‘‘(F) The annual report on intelligence activities of the People’s Republic of China required by section 308(c) of the Intelligence Authorization Act for Fiscal Year 1998 (Public Law
105–107; 50 U.S.C. 402a note).
‘‘(G) The annual report on counterdrug intelligence matters required by section 826 of the Intelligence Authorization
Act for Fiscal Year 2003.
‘‘(b) SEMIANNUAL REPORTS.—The dates for the submittal to the
congressional intelligence committees of the following semiannual
reports shall be the dates each year provided in subsection (c)(2):
‘‘(1) The periodic reports on intelligence provided to the
United Nations required by section 112(b).
‘‘(2) The semiannual reports on the Office of the Inspector
General of the Central Intelligence Agency required by section
17(d)(1) of the Central Intelligence Agency Act of 1949 (50
U.S.C. 403q(d)(1)).
‘‘(3) The semiannual reports on decisions not to prosecute
certain violations of law under the Classified Information Procedures Act (18 U.S.C. App.) as required by section 13 of that
Act.
‘‘(4) The semiannual reports on the acquisition of technology relating to weapons of mass destruction and advanced
conventional munitions required by section 721(b) of the Combatting Proliferation of Weapons of Mass Destruction Act of
1996 (title VII of Public Law 104–293; 50 U.S.C. 2366(b)).
‘‘(5) The semiannual reports on the activities of the Diplomatic Telecommunications Service Program Office (DTS–PO)
required by section 322(a)(6)(D)(ii) of the Intelligence Authorization Act for Fiscal Year 2001 (22 U.S.C. 7302(a)(6)(D)(ii)).
‘‘(6) The semiannual reports on the disclosure of information and consumer reports to the Federal Bureau of Investigation for counterintelligence purposes required by section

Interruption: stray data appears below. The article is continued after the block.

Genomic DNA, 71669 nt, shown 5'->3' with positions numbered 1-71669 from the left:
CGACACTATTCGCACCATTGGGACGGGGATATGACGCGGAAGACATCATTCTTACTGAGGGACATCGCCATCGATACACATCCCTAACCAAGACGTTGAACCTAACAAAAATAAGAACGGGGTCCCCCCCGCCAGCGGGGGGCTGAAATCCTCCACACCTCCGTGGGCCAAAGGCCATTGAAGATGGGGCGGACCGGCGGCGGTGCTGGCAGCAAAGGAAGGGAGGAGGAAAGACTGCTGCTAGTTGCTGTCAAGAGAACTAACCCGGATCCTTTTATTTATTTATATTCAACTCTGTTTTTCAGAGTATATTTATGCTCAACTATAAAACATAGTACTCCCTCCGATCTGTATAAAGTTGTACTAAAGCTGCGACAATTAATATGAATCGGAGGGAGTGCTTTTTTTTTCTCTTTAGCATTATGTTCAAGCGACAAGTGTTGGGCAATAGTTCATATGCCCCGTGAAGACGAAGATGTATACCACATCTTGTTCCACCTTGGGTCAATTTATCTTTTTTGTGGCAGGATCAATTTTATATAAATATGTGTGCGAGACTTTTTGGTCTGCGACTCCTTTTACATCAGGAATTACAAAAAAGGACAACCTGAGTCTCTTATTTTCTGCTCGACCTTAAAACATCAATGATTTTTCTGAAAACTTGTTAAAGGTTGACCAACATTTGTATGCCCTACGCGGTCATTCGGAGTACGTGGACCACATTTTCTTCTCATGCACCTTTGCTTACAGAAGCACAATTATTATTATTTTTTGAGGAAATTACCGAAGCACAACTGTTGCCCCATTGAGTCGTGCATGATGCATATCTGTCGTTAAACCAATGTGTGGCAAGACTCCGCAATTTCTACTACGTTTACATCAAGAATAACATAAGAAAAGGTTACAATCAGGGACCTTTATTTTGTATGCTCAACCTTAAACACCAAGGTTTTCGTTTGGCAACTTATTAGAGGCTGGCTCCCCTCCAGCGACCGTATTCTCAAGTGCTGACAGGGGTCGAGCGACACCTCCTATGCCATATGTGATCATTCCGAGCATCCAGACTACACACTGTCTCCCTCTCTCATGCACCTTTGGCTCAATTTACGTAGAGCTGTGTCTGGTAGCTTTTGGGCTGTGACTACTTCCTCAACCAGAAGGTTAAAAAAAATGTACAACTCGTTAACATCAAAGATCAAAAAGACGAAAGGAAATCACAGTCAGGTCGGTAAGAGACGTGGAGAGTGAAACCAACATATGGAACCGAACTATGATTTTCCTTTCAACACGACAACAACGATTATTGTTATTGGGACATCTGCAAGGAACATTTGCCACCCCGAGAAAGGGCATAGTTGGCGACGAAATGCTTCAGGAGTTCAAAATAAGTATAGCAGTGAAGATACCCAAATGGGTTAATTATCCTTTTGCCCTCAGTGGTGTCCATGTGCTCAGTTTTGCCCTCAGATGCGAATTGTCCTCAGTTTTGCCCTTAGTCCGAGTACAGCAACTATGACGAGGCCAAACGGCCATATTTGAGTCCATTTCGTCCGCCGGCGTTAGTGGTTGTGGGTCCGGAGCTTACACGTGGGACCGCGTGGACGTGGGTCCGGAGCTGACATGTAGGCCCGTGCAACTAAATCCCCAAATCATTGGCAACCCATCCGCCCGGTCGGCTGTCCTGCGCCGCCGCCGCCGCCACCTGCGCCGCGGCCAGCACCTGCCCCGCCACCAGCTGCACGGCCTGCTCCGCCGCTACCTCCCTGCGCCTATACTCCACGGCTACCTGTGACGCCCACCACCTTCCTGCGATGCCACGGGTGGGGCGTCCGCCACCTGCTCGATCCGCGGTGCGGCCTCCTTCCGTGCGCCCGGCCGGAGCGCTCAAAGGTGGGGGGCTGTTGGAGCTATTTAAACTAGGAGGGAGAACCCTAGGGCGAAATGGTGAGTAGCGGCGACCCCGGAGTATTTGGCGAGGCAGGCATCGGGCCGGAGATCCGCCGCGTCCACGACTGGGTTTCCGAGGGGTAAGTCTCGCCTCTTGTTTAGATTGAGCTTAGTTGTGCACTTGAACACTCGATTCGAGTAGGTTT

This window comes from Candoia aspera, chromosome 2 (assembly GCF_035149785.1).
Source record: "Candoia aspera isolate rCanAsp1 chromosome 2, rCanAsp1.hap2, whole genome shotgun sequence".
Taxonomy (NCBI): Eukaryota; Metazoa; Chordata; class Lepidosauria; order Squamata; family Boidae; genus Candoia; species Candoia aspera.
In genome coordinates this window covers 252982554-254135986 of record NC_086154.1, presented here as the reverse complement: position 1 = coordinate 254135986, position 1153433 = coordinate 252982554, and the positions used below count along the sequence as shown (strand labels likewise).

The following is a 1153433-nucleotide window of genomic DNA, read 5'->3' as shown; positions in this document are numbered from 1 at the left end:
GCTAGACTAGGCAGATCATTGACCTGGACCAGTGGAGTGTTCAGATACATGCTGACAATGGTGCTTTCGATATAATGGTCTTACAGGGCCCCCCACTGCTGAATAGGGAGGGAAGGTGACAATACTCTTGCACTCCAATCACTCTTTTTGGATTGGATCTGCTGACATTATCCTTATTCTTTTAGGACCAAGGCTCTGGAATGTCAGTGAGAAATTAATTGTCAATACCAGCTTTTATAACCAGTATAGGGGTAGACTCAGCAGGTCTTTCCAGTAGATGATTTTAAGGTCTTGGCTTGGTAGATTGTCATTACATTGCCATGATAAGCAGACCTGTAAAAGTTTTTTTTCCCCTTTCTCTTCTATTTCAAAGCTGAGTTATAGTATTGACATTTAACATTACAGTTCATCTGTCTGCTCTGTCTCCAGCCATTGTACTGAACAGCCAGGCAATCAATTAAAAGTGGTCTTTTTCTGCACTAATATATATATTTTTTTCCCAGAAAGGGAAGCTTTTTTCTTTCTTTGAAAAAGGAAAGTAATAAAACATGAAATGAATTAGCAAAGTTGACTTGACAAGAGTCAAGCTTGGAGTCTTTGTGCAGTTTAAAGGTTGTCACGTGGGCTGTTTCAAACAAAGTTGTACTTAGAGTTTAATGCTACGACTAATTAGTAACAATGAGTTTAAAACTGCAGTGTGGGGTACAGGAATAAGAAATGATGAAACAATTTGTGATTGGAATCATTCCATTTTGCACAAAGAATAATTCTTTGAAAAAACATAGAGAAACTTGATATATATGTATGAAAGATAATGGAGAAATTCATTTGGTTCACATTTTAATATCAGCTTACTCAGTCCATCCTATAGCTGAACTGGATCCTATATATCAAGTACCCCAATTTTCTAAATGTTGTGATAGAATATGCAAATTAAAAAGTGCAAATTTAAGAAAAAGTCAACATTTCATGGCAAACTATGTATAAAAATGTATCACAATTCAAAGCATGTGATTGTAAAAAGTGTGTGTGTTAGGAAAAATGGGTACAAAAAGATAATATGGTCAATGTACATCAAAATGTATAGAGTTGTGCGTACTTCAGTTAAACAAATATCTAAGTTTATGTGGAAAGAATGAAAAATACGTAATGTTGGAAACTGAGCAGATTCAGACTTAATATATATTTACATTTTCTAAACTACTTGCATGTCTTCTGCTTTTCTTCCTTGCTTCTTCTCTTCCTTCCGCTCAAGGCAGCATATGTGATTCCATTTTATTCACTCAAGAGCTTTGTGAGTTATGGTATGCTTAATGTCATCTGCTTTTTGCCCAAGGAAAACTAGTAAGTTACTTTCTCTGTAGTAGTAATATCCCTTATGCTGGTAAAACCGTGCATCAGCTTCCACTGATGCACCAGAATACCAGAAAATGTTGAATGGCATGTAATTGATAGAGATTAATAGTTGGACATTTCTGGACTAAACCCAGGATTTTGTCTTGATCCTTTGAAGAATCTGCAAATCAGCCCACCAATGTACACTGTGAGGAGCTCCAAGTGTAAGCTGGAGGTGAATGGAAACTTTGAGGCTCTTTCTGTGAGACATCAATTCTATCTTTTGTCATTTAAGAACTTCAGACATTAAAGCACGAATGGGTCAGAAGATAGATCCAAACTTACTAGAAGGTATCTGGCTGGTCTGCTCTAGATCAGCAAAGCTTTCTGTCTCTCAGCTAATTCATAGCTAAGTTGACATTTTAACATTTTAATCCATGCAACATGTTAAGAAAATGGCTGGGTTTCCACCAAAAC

624(h)(2) of the Fair Credit Reporting Act (15 U.S.C.
1681u(h)(2)).
‘‘(7) The semiannual provision of information on requests
for financial information for foreign counterintelligence purposes required by section 1114(a)(5)(C) of the Right to Financial Privacy Act of 1978 (12 U.S.C. 3414(a)(5)(C)).
‘‘(8) The semiannual report on financial intelligence on terrorist assets required by section 118.
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‘‘(c) SUBMITTAL DATES FOR REPORTS.—(1)(A) Except as provided in subsection (d), each annual report listed in subsection
(a)(1) shall be submitted not later than February 1.
‘‘(B) Except as provided in subsection (d), each annual report
listed in subsection (a)(2) shall be submitted not later than December 1.
‘‘(2) Except as provided in subsection (d), each semiannual report listed in subsection (b) shall be submitted not later than February 1 and August 1.
‘‘(d) POSTPONEMENT OF SUBMITTAL.—(1) Subject to paragraph
(3), the date for the submittal of—
‘‘(A) an annual report listed in subsection (a)(1) may be
postponed until March 1;
‘‘(B) an annual report listed in subsection (a)(2) may be
postponed until January 1; and
‘‘(C) a semiannual report listed in subsection (b) may be
postponed until March 1 or September 1, as the case may be,
if the official required to submit such report submits to the congressional intelligence committees a written notification of such
postponement.
‘‘(2)(A) Notwithstanding any other provision of law and subject
to paragraph (3), the date for the submittal to the congressional intelligence committees of any report described in subparagraph (B)
may be postponed by not more than 30 days from the date otherwise specified in the provision of law for the submittal of such report if the official required to submit such report submits to the
congressional intelligence committees a written notification of such
postponement.
‘‘(B) A report described in this subparagraph is any report on
intelligence or intelligence-related activities of the United States